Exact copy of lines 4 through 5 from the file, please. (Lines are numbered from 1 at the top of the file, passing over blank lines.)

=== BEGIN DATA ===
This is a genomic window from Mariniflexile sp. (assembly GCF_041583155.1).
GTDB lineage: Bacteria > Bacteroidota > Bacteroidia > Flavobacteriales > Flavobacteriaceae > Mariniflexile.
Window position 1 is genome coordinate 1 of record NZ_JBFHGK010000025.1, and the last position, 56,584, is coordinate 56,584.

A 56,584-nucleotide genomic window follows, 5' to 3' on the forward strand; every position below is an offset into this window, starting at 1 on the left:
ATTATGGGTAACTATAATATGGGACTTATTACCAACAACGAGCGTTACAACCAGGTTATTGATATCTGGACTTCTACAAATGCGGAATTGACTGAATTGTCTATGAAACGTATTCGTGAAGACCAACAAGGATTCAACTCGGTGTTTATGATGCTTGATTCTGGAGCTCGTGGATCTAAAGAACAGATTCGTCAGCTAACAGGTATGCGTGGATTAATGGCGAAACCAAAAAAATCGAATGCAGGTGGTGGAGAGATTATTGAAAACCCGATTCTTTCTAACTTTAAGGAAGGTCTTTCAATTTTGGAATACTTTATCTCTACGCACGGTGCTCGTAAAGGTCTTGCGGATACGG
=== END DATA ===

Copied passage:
A 56,584-nucleotide genomic window follows, 5' to 3' on the forward strand; every position below is an offset into this window, starting at 1 on the left:
ATTATGGGTAACTATAATATGGGACTTATTACCAACAACGAGCGTTACAACCAGGTTATTGATATCTGGACTTCTACAAATGCGGAATTGACTGAATTGTCTATGAAACGTATTCGTGAAGACCAACAAGGATTCAACTCGGTGTTTATGATGCTTGATTCTGGAGCTCGTGGATCTAAAGAACAGATTCGTCAGCTAACAGGTATGCGTGGATTAATGGCGAAACCAAAAAAATCGAATGCAGGTGGTGGAGAGATTATTGAAAACCCGATTCTTTCTAACTTTAAGGAAGGTCTTTCAATTTTGGAATACTTTATCTCTACGCACGGTGCTCGTAAAGGTCTTGCGGATACGG